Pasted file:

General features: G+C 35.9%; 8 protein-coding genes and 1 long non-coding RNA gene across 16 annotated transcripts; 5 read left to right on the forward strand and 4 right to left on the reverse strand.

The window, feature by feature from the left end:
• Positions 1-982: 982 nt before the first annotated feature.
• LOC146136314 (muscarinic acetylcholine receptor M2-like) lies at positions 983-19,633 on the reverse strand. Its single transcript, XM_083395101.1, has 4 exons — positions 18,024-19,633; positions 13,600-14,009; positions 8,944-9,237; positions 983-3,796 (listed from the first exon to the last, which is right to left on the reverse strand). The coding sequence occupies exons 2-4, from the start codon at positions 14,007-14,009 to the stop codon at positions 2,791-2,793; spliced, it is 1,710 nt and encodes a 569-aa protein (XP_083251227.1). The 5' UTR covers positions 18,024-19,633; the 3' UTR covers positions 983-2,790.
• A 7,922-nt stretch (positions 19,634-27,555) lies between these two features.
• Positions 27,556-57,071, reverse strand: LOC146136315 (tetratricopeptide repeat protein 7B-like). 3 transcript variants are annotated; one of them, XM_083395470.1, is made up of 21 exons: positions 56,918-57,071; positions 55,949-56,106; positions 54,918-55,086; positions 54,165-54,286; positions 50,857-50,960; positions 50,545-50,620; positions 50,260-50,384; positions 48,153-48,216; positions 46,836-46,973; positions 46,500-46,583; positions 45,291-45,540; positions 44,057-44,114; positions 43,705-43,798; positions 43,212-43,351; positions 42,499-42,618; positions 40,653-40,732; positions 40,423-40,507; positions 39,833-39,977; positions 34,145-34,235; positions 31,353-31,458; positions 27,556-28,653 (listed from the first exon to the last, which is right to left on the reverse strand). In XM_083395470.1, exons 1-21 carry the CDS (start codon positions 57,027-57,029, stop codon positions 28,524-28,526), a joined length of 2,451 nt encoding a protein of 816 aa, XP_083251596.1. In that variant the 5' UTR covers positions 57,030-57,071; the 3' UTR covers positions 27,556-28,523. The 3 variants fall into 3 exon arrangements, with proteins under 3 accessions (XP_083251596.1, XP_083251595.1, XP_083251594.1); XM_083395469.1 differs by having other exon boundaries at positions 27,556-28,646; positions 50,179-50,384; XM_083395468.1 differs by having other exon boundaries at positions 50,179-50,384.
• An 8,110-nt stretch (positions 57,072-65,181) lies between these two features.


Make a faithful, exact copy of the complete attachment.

General features: G+C 35.9%; 8 protein-coding genes and 1 long non-coding RNA gene across 16 annotated transcripts; 5 read left to right on the forward strand and 4 right to left on the reverse strand.

The window, feature by feature from the left end:
• Positions 1-982: 982 nt before the first annotated feature.
• LOC146136314 (muscarinic acetylcholine receptor M2-like) lies at positions 983-19,633 on the reverse strand. Its single transcript, XM_083395101.1, has 4 exons — positions 18,024-19,633; positions 13,600-14,009; positions 8,944-9,237; positions 983-3,796 (listed from the first exon to the last, which is right to left on the reverse strand). The coding sequence occupies exons 2-4, from the start codon at positions 14,007-14,009 to the stop codon at positions 2,791-2,793; spliced, it is 1,710 nt and encodes a 569-aa protein (XP_083251227.1). The 5' UTR covers positions 18,024-19,633; the 3' UTR covers positions 983-2,790.
• A 7,922-nt stretch (positions 19,634-27,555) lies between these two features.
• Positions 27,556-57,071, reverse strand: LOC146136315 (tetratricopeptide repeat protein 7B-like). 3 transcript variants are annotated; one of them, XM_083395470.1, is made up of 21 exons: positions 56,918-57,071; positions 55,949-56,106; positions 54,918-55,086; positions 54,165-54,286; positions 50,857-50,960; positions 50,545-50,620; positions 50,260-50,384; positions 48,153-48,216; positions 46,836-46,973; positions 46,500-46,583; positions 45,291-45,540; positions 44,057-44,114; positions 43,705-43,798; positions 43,212-43,351; positions 42,499-42,618; positions 40,653-40,732; positions 40,423-40,507; positions 39,833-39,977; positions 34,145-34,235; positions 31,353-31,458; positions 27,556-28,653 (listed from the first exon to the last, which is right to left on the reverse strand). In XM_083395470.1, exons 1-21 carry the CDS (start codon positions 57,027-57,029, stop codon positions 28,524-28,526), a joined length of 2,451 nt encoding a protein of 816 aa, XP_083251596.1. In that variant the 5' UTR covers positions 57,030-57,071; the 3' UTR covers positions 27,556-28,523. The 3 variants fall into 3 exon arrangements, with proteins under 3 accessions (XP_083251596.1, XP_083251595.1, XP_083251594.1); XM_083395469.1 differs by having other exon boundaries at positions 27,556-28,646; positions 50,179-50,384; XM_083395468.1 differs by having other exon boundaries at positions 50,179-50,384.
• An 8,110-nt stretch (positions 57,072-65,181) lies between these two features.